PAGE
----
Confiscation Of Guns From Prohibited Buyers Highlights National Gun Registration


Firearms Gun Registration
Confiscation Of Guns From Prohibited Buyers Highlights National Gun Registration

Fayetteville, Arkansas – -( According to a report by USA Today, the FBI and ATF are cooperating to seek the seizure of over 4,000 firearms from buyers who are prohibited, but were not identified within the seventy-two hours allowed for the completion of a background check.

The article expresses concerns over risks to law enforcement in going after the guns of people who shouldn’t have them, regrets the lack of success, and blames the “gun industry,” though oddly without mentioning the NRA.

The checks in question go through the NICS, the National Instant Criminal Background Check System. If you’ve bought a gun at a licensed dealership, you already know about this, at least the experience of filling out the Form 4473 and waiting for the telephone call to be completed. In my state, those of us with a carry license are regarded as having been checked out in advance, but we still fill out the paperwork.

The instant part of NICS is often aspirational, rather than reality, but the current system is better than the five-day waiting period that was a part of the original Brady Bill.

Given the nature of the Information Age, background checks should be an easy thing, but computers can only provide what they’ve been given, and as the shootings at the churches in Texas and South Carolina illustrate, when the data aren’t entered, waiting three days isn’t likely to generate information out of nothing. And the law can’t arbitrarily declare that rights will be delayed until enough time has gone by to overcome the presumption of guilt that the background check system implies.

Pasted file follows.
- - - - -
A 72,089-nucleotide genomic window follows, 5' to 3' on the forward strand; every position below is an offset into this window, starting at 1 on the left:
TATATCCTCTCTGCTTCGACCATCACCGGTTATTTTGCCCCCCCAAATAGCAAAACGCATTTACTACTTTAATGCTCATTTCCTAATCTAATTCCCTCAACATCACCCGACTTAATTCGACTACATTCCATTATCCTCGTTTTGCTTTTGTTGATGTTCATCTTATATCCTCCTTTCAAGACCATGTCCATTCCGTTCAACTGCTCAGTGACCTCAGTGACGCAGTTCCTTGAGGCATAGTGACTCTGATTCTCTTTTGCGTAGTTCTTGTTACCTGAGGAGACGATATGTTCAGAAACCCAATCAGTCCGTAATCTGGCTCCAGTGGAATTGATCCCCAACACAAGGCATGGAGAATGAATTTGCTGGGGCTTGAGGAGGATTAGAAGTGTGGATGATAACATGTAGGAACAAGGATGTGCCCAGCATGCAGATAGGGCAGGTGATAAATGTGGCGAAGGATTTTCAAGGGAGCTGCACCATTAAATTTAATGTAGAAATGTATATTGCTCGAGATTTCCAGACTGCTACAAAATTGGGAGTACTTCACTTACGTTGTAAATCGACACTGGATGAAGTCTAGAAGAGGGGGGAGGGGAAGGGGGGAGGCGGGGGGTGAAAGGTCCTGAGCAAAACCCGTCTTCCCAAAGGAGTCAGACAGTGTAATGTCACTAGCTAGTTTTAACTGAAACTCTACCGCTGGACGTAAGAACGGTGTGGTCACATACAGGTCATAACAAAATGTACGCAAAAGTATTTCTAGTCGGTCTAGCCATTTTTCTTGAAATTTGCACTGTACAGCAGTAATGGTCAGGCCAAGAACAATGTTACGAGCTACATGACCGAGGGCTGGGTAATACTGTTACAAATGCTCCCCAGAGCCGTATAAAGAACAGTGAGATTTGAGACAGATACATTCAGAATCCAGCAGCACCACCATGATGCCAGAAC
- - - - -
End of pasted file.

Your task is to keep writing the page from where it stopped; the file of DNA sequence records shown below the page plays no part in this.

But 4,000 guns taken from people who are not allowed to have them—people like the Texas shooter who have been convicted of the heinous crime of cracking the skull of his child, for example—is a good thing, right?

It sounds that way, especially when the number is compared to total sales in a given year, figures that run into the tens of millions. The totals have come down somewhat since the election of Donald Trump, and still they’re in the millions.

Why does this matter? The suggestion is that the vast majority of gun sales are legal. Suggests, though doesn’t prove, and remember that passing a check is only a statement that nothing against the buyer is in the database. But at least it says that after some degree of examination, most people purchasing a firearm from a licensed dealer get a a pass a “good guy/girls”.

A bigger problem here is that the background check system is being used in exactly a manner that we have been promised that it would not be used, as a registry.

The Firearm Owners Protection Act of 1986 specifically bars federal agencies from using the purchase records of gun dealers as a “system of registration of firearms, firearms owners, or firearms transactions or dispositions.” The exception is that the Attorney General can use the records in criminal investigations. Of course, what is a registry if not a list for the purpose of making the job of law enforcement easier, easier to find the guns of criminals and easier to require legal gun owners to turn in their guns in the future if they don’t want to become criminals.

In the aftermath of the Newtown shooting, Senator Tom Coburn proposed a system that would allow buyers to run a check on themselves and get a go/no go response to show sellers. The sticking point for Democrats was that no records would be kept.

Greg Camp
Greg Camp

We gun owners have been promised repeatedly that gun control isn’t about confiscation. Yet as this latest report shows, the machinery is in place, and as long as the advocates of new restrictions appear to be operating in bad faith, we cannot give them any ground.



About Greg Camp

Greg Camp has taught English composition and literature since 1998 and is the author of six books, including a western, The Willing Spirit, and Each One, Teach One, with Ranjit Singh on gun politics in America. His books can be found on Amazon. He tweets @gregcampnc.

  • 10 thoughts on “Confiscation Of Guns From Prohibited Buyers Highlights National Gun Registration